|SSU sees silent graduation protest
It was never the intention of those feeling the need to protest Sonoma State University giving honorary degrees to Sanford and Joan Weill during Saturday’s commencement exercises. True to their word, those who were offended – graduates, some faculty on the stage and community members – turned their back in silent protest at the time the Weills received their degrees. A group of students stood and applauded.
Those in silent protest have been critical of the decision to honor the Weills because of Sanford’s involvement in lobbying for the 1997 repeal of the Glass-Steagall Act, which many feel touched off the financial catastrophe that began in 2007.
Sanford was the former CEO of Citigroup. The law was passed during the great depression to protect depositors’ money from financial institutions making risky speculations.
“I’m totally offended that he’s receiving an honorary degree at my graduation,” said Melanie Sanders, who graduated with a B.A. from the Hutchins School of Liberal Studies. “I worked 19 years for this degree. I had an original loan of $15,000 that has now doubled under a very easy default to $29,000 under Citigroup. It’s totally offensive to me and my family that he’s up here accepting a free degree. I’m walking in the ceremony, but I will be turning my back when he’s here.”
Well, the degree may not have been free, as the Weills donated $12 million to SSU to help complete the Green Music Center, and part of the center now bears their name – the Joan and Sanford I. Weill Hall, Lawn and Commons.
Before the afternoon ceremony, members of the local Occupy movement – which includes Petaluma, Sebastopol and Santa Rosa also was part of the protest – joined with students who laid out some ground rules.
“We wanted to emphasize this was going to be peaceful,” said Chris Clipner, who was joining the protest as part of the Occupy movement. “We wanted it to be quiet and respectful of the students who are graduating. We need to start protesting the people who do things that uphold corruption, the status quo of capitalism and this corrupt system. We need to start standing up.”
Weill refused all requests for interviews, noting he wanted the focus to remain on the graduates. The Weills’ ties to Sonoma County extend back to 2010, when they purchased a 362-acre estate in the hills west of Sonoma for $35 million. SSU President Ruben Armiñana, however, felt they had done enough in terms of philanthropy and charity work to merit an honorary doctorate.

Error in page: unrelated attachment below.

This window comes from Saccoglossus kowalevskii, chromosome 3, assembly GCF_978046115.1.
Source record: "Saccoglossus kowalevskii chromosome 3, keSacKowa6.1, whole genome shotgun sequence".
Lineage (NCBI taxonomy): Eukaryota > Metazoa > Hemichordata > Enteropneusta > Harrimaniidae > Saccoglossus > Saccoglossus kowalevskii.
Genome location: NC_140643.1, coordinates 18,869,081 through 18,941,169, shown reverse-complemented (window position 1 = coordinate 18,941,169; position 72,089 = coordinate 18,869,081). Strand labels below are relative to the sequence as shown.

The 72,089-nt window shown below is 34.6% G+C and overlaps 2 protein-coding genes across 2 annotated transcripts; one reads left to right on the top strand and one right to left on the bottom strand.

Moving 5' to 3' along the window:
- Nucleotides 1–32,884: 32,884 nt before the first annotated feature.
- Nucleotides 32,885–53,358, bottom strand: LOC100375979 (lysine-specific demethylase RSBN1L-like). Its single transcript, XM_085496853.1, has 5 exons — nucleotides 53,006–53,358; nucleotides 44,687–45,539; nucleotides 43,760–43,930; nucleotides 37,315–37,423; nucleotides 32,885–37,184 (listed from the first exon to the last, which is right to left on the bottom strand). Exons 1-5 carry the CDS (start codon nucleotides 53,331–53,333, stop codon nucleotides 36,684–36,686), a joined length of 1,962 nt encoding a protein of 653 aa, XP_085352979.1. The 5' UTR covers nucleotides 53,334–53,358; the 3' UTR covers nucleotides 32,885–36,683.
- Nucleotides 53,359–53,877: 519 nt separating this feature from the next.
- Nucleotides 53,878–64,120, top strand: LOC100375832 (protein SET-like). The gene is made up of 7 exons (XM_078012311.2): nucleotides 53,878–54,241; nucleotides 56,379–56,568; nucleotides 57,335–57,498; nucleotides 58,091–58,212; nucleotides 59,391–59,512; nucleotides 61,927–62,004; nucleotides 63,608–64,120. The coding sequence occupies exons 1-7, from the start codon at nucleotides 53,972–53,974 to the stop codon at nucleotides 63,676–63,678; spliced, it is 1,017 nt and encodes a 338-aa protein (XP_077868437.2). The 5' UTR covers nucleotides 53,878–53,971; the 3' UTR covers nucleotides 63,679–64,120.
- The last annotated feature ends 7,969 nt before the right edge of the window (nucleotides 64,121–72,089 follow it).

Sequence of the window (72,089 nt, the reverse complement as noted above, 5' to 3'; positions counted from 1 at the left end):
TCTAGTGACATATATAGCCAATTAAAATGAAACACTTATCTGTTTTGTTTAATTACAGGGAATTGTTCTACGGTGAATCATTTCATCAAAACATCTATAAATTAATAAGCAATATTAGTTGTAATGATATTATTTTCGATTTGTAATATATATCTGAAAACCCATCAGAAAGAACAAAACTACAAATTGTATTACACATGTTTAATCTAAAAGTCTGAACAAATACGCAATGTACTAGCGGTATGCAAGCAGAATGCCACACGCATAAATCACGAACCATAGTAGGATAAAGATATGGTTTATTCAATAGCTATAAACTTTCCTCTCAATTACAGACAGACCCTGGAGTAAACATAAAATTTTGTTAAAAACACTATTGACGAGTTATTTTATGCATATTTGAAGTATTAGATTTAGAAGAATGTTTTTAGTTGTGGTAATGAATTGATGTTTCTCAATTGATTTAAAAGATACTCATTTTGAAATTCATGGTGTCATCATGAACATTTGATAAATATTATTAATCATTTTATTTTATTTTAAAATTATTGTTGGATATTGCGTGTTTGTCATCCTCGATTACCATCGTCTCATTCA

“Time magazine listed Sanford Weill as one of the 25 people most responsible for the financial crisis, he’s one of the people who made it so we have banks that are too big to fail,” said David Parks, a junior at SSU.
Parks also suspected foul play on someone’s part concerning the campus newspaper, the Sonoma Star. The newspaper had published a piece under the headline “Day of Shame at Sonoma State University,” which was penned by news editor Taylor Dickinson, but hundreds of copies had mysteriously disappeared from the racks around campus. As word spread, the papers suddenly reappeared.
The keynote speaker was Dr. Mark Lamont Hill, who has lectured widely and provides regular commentary for media outlets such as NPR, the Washington Post, Essence Magazine and the New York Times.
His message to the students at times tied into the protest theme.
“We live in a world where corporate greed tends to trump the public good,” Hill said to loud applause. “We live in states where education budgets are being cut at the knees at the same time we have a rapid expansion of jails that we’re building. We have first-class jails but second-class schools. We live in a nation where women still work harder for less money. The world still needs our help. The world still needs your commitment.”
Mainly, he implored the graduates to stand up for what’s right, even when it goes against the tide of the majority and to never whitewash or purify history.
“We have to send the message that the past was never perfect, but we can’t be a prisoner to it,” Hill said. “We can’t forget what it meant to stand here in May of 1962. We all now celebrate growth and admire Martin Luther King, but in 1962, MLK couldn’t speak here. We like to whitewash the past. But in the past, people who told the truth, who had the courage to fight for what’s right were often seen as bad guys and marginalized in the past and it’s only in the future that history redeems them.”